Usually the officers are divided into two groups based on those who have interastions or dealings with the public (such as the cook when buying food and the bursar dealing with vendors) and those who exclusively deal with the training of the participants (such as the karmadana work leader and the zendo leader). The abbot of course will have both kinds of duties.

There is the koan response used by Zen abbots when questioned too closely and used as an indication of enough said, ""I'm an old monk in residence managing numerous affairs."

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Re: Dojo jobs

Postby Nonin on Mon Mar 04, 2013 11:23 pm

Gregory, et al,

The senior moment has passed and the Japanese work for "work leader" has arisen in me. It's "shissui"

Hands palm-to-palm,

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Re: Dojo jobs

Postby unsui on Tue Mar 05, 2013 12:09 am

We have merged areas of responsibility.

The head monk, shikaryo/shika (but the assigned person doesn't have to be ordained) takes care of administration and work assignments.

The jikijitsu/jiki is responsible for the atmosphere in the zendo and timing sittings, as well as for leading ceremonies conducted in the zendo. If a keisaku is to be used, the jiki will announce "junkei" in connection with the name of the person to patrol. Jokei is the jiki's assistant, so to speak, having several responsibilities in the zendo. We have a jisha and a jisha assistant, who we often call the host(ess) or mother, as jisha takes care of both residents and guests, serves the tea (and sweet), keeps an eye on how the zendo presents itself, and the like. There is also an inji, taking care of the Zen master and a tenzo, (both the kitchen and the person), whose practice is preparing food.

If we had a Dharma Hall, we would also have an ino to lead sutras and recitations, using the bells, and a gyorin playing mokugyo (the wooden fish), but since we don't, the jisha and jisha assistant double as ino and gyorin. These are also densuryo, who among other jobs, take care of the altar.

Just the past few years, all these jobs have been fused into one - and this has been interesting!
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Re: Dojo jobs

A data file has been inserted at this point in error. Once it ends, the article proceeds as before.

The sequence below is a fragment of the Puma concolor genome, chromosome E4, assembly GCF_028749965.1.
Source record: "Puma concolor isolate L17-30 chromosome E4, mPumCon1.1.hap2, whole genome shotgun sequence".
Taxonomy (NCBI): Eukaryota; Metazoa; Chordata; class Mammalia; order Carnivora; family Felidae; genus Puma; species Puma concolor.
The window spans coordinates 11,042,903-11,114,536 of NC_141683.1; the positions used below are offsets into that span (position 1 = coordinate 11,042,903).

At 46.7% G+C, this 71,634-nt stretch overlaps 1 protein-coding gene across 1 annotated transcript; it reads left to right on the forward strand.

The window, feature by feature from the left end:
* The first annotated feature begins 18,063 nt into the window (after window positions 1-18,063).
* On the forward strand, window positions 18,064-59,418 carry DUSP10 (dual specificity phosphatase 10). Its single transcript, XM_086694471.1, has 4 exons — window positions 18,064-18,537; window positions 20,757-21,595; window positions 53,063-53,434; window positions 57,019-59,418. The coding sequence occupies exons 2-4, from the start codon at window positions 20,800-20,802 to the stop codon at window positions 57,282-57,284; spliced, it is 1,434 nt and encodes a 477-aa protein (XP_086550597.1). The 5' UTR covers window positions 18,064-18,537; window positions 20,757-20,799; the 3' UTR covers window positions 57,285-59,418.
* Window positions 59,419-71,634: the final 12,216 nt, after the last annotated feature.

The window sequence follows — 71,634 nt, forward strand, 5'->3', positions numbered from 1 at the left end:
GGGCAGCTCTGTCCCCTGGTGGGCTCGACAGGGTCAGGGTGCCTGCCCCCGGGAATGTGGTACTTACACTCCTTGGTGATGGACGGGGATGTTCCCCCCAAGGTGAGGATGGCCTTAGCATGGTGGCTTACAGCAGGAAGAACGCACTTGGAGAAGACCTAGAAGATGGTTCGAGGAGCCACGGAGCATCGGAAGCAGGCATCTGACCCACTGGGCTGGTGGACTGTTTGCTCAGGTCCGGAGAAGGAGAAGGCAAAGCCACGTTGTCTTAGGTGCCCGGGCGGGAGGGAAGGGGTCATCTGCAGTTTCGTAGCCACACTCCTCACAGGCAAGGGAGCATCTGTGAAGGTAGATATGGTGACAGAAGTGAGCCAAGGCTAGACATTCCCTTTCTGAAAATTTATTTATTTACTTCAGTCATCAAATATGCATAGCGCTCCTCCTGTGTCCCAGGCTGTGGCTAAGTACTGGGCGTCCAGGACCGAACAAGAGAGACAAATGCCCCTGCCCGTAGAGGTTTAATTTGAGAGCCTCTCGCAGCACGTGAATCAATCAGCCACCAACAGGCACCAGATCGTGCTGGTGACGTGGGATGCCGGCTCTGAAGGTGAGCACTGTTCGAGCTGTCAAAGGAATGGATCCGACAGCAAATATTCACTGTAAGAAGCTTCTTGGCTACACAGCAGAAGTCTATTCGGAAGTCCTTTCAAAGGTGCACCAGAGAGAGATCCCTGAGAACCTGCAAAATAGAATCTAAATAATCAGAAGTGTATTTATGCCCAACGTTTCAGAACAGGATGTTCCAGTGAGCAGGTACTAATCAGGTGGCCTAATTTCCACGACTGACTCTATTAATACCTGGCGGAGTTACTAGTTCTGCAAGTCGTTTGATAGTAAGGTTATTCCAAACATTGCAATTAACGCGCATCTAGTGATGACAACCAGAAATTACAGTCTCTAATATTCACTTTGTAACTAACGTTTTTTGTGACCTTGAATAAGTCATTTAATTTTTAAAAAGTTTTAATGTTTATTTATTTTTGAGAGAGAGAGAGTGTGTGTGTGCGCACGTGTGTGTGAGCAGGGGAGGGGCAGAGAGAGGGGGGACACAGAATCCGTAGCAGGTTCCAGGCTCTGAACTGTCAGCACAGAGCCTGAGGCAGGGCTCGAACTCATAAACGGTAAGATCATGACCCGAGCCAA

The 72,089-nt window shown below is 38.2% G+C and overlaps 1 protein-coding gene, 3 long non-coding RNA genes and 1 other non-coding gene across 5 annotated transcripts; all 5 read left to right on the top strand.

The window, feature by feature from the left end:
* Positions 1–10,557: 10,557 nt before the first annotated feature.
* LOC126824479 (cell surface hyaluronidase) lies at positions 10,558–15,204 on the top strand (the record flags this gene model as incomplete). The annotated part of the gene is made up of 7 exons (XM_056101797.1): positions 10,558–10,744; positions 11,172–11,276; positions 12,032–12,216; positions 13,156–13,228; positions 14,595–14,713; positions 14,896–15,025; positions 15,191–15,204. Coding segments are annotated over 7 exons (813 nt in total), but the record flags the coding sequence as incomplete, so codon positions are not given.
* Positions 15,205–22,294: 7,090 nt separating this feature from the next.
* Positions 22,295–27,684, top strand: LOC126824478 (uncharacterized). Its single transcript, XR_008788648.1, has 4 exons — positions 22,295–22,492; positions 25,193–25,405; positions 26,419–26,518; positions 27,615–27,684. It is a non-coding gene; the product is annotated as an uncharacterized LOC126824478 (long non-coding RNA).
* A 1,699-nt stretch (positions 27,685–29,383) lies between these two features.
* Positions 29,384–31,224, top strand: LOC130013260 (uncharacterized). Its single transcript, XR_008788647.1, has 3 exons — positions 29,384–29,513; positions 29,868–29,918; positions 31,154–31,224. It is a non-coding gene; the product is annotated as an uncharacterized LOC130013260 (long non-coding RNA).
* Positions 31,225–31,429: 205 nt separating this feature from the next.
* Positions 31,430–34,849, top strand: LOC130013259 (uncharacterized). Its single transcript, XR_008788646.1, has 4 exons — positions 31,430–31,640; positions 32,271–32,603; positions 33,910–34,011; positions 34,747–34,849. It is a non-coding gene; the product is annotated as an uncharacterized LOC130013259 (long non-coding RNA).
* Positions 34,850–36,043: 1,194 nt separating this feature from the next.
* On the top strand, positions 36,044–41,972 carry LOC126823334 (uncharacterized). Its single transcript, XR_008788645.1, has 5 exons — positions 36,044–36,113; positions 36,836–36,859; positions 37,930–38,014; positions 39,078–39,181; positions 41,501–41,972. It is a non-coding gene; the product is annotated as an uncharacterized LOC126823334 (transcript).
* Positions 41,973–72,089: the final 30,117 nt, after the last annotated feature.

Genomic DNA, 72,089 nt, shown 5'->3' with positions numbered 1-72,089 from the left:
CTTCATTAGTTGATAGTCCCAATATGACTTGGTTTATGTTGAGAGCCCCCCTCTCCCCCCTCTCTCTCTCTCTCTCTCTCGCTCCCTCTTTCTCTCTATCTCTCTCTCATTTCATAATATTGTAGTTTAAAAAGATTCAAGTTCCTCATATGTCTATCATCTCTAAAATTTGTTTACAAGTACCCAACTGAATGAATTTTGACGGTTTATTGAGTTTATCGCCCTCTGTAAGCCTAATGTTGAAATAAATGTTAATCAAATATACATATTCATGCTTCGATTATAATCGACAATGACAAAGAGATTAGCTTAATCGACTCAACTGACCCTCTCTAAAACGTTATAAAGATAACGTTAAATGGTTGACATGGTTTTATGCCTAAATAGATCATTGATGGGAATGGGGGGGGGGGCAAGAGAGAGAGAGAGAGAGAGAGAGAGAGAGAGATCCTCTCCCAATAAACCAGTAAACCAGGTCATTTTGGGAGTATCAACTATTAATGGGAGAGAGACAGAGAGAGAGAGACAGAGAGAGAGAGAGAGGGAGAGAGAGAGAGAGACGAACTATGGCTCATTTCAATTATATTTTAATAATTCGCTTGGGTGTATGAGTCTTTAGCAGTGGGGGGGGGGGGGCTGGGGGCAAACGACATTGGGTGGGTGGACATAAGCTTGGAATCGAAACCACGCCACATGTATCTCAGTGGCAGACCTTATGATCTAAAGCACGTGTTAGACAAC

Postby So-on Mann on Tue Mar 05, 2013 12:30 am

People rotate ceremonial roles, partly because people's lives change over time, but mainly because it is a training position that has value, and that value needs to be shared among many.

Some are chosen based on their efficacy- for instance, the sacristan (who does the flowers and incense) is always someone who has at least some talent and experience in flower arranging, and the chant-leader is probably not going to be someone who is totally tone-deaf. But we don't find "the best person for the job" necessarily, in order that the benefits of training be shared.
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Re: Dojo jobs

Postby unsui on Tue Mar 05, 2013 10:21 am

For the first years, we rotated all the officers' jobs. But, there was suddenly a whole lot of resistance to taking responsibility for anything (outside of official training periods). This resistance manifested itself by people not learning to correctly do even the simplest jobs (liking timing sitting periods and hitting the bell) as well as through direct protests. So, Denko instituted the rule that these jobs were open by "application" for those sangha members who had taken jukai. After that, the "requirements" for being accepted for jukai were also stepped up quite a bit. This has been one of the major surprises for Denko, he has said --- that people in our country do not/will not open their heart in the same way he had experienced in the States.

Actually, nobody applied for training the officer-jobs, and since the consequence of this was no more sesshin, I said that I was sure I could do everything, if we simplified stuff a bit, so I wouldn't have to be 2 places at once; this could be my practice for our sangha. I have been really grateful for these 2½ years of very intensive training, but during the last 2 sesshins, I literally physically broke down - the last time the night before sesshin ended. So, I had to look my own selfishness in the eye and request that others step in. As the sangha has seen that this training isn't scary and as they have examined their motivation for practice, a group has applied for intensive training.
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Re: Dojo jobs

Postby espeno on Tue Mar 05, 2013 2:13 pm

unsui wrote:For the first years, we rotated all the officers' jobs. But, there was suddenly a whole lot of resistance to taking responsibility for anything (outside of official training periods). This resistance manifested itself by people not learning to correctly do even the simplest jobs (liking timing sitting periods and hitting the bell) as well as through direct protests. So, Denko instituted the rule that these jobs were open by "application" for those sangha members who had taken jukai. After that, the "requirements" for being accepted for jukai were also stepped up quite a bit. This has been one of the major surprises for Denko, he has said --- that people in our country do not/will not open their heart in the same way he had experienced in the States.